Friday, March 23, 2007

Geagea denies progress in Berri-Hariri meetings  opposition 'inflicting severe damage'

"We are doing our best to get the country out of the current crisis, but I think the other party has other considerations," he said of the opposition.

BKIRKI: Lebanese Forces (LF) leader Samir Geagea on Thursday bemoaned the fact that a nearly four-month-old political crisis was "still present, despite the efforts we are making" to resolve it. Speaking after a meeting with Maronite Patriarch Nasrallah Butros Sfeir at Bkirki, Geagea said that "no solutions have been reached" during numerous meetings between Speaker Nabih Berri and parliamentary majority leader MP Saad Hariri over the past two weeks

He dismissed rumors that a solution to the crisis was being hammered out at the expense of the Christian community.

"The ongoing discussions [between Berri and Hariri] encompass all parties … This is when it comes to the March 14 Forces … As for Berri, I don’t know," he said.

Geagea said he had delivered a letter from French President Jacques Chirac, with whom he met in Paris recently, to Sfeir, but did not reveal the contents thereof.

He told reporters that a new election law was "one of our priorities," in response to a question concerning the possibility of a law that "does justice to the Christian community."

Commenting on the parliamentary seat left vacant since the assassination of Industry Minister Pierre Gemayel last November, Geagea said: "If the Metn by-elections are still suspended, how will we form an electoral law?"

"We want constitutional institutions to get back to work so we can pass the law," he added.

Geagea said that he believed all parties could reach an agreement on a law that "responds to all requests," especially those of the Christian community, which he said, "has been denied the right of political representation for a long time."

"Basically, there is a general trend to adopt the small district, or qada," he said.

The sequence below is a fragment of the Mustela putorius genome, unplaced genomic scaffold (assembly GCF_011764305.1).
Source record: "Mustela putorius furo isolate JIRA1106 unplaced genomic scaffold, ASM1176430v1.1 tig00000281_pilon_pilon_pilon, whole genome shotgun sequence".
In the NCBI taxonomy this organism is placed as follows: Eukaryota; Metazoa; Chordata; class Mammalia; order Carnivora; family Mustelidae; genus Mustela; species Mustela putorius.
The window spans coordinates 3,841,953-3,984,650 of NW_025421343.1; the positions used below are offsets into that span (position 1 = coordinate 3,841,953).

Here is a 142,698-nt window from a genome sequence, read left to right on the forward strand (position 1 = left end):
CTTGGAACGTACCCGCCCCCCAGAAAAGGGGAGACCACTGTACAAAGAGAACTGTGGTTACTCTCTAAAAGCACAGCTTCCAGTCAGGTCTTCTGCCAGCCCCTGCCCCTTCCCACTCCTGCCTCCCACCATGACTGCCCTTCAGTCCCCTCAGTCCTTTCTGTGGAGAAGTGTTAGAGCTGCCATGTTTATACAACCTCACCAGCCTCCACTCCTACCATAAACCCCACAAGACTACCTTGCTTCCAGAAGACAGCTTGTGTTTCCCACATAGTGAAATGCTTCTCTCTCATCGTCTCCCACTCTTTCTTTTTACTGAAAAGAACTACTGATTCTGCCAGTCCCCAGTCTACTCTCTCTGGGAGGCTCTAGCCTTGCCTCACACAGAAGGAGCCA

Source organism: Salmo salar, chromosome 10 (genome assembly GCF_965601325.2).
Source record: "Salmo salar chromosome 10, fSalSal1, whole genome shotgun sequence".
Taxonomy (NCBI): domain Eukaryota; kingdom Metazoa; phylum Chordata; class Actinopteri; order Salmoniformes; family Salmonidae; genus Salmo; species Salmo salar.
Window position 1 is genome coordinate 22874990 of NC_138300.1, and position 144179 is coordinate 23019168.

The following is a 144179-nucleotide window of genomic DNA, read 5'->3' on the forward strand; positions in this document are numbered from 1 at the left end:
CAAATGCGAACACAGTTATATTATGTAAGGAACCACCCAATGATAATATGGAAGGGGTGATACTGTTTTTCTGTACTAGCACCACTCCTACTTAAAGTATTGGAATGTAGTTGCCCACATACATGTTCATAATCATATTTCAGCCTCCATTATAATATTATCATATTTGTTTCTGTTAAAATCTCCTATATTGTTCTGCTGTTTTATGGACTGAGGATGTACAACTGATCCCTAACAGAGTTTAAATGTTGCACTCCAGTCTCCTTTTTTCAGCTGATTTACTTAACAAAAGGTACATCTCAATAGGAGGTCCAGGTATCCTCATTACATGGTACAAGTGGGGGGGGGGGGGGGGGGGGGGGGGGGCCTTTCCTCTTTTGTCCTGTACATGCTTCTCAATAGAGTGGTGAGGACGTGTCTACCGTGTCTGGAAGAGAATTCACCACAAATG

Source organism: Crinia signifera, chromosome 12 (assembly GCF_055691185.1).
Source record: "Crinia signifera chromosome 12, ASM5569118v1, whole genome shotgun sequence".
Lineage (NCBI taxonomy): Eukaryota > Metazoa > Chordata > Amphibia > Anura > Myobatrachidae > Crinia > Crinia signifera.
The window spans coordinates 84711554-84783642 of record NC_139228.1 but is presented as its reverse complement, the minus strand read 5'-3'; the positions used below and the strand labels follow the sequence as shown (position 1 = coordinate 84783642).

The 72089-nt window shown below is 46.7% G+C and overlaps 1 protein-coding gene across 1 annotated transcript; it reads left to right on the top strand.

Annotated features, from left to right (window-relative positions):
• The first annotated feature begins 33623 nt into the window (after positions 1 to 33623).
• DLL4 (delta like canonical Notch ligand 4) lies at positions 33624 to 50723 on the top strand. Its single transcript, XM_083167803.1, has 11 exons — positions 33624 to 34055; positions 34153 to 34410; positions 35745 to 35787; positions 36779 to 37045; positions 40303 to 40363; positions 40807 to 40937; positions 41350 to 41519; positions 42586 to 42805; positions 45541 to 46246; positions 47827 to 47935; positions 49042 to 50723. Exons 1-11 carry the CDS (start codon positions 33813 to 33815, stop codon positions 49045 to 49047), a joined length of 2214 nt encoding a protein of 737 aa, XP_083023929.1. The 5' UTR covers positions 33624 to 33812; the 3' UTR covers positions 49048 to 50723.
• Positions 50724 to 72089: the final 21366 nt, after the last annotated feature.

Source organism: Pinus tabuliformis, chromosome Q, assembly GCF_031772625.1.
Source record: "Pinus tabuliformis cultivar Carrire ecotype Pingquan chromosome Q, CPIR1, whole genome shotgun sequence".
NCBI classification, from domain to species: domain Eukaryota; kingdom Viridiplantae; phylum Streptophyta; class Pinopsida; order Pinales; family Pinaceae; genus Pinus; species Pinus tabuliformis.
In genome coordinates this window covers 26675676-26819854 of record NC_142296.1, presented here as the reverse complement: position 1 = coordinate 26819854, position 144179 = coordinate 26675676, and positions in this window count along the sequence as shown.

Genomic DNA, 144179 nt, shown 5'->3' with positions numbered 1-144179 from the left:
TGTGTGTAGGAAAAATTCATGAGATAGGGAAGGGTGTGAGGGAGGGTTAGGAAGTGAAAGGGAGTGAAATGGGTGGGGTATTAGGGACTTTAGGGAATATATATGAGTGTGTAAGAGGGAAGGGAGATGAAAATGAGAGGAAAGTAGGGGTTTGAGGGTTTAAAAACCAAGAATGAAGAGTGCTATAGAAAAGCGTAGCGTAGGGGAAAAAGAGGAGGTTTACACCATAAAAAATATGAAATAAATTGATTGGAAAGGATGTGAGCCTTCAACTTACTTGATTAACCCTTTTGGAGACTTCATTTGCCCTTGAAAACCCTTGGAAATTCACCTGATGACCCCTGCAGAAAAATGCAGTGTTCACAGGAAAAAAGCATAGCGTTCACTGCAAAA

The LF leader also expressed support for "any means to approve" the formation of an international tribunal to try suspects in the assassination of former Prime Minister Rafik Hariri.

"We prefer that it be passed in Parliament … but if the legislature remains shut down we will resort to Chapter VII of the UN Charter," Geagea said.

"They say they support the tribunal … I can say that this is not true," he added, once more referring to the opposition.

The Christian politician said that his disagreements with Free Patriotic Movement leader MP Michel Aoun were political, not personal.

"My personal relationship with Aoun is good, but on the political level we have great differences due to our totally different political stands," he said.

"I believe that everything that the Lebanese Forces are doing serves the country’s interest … but the other camp is inflicting severe damage [on the country] and we can’t be a part of it," he added.

Geagea said what was needed was a resumption of multiparty talks. "If the other camp wants a serious dialogue, we will be ready to accompany them anywhere they want … to Alaska, India, China … the most important thing is to sit together," he added.

Sfeir also met with Egyptian Ambassador Hussein Darrar on Thursday to discuss recent developments in the region. No comments were released after the meeting.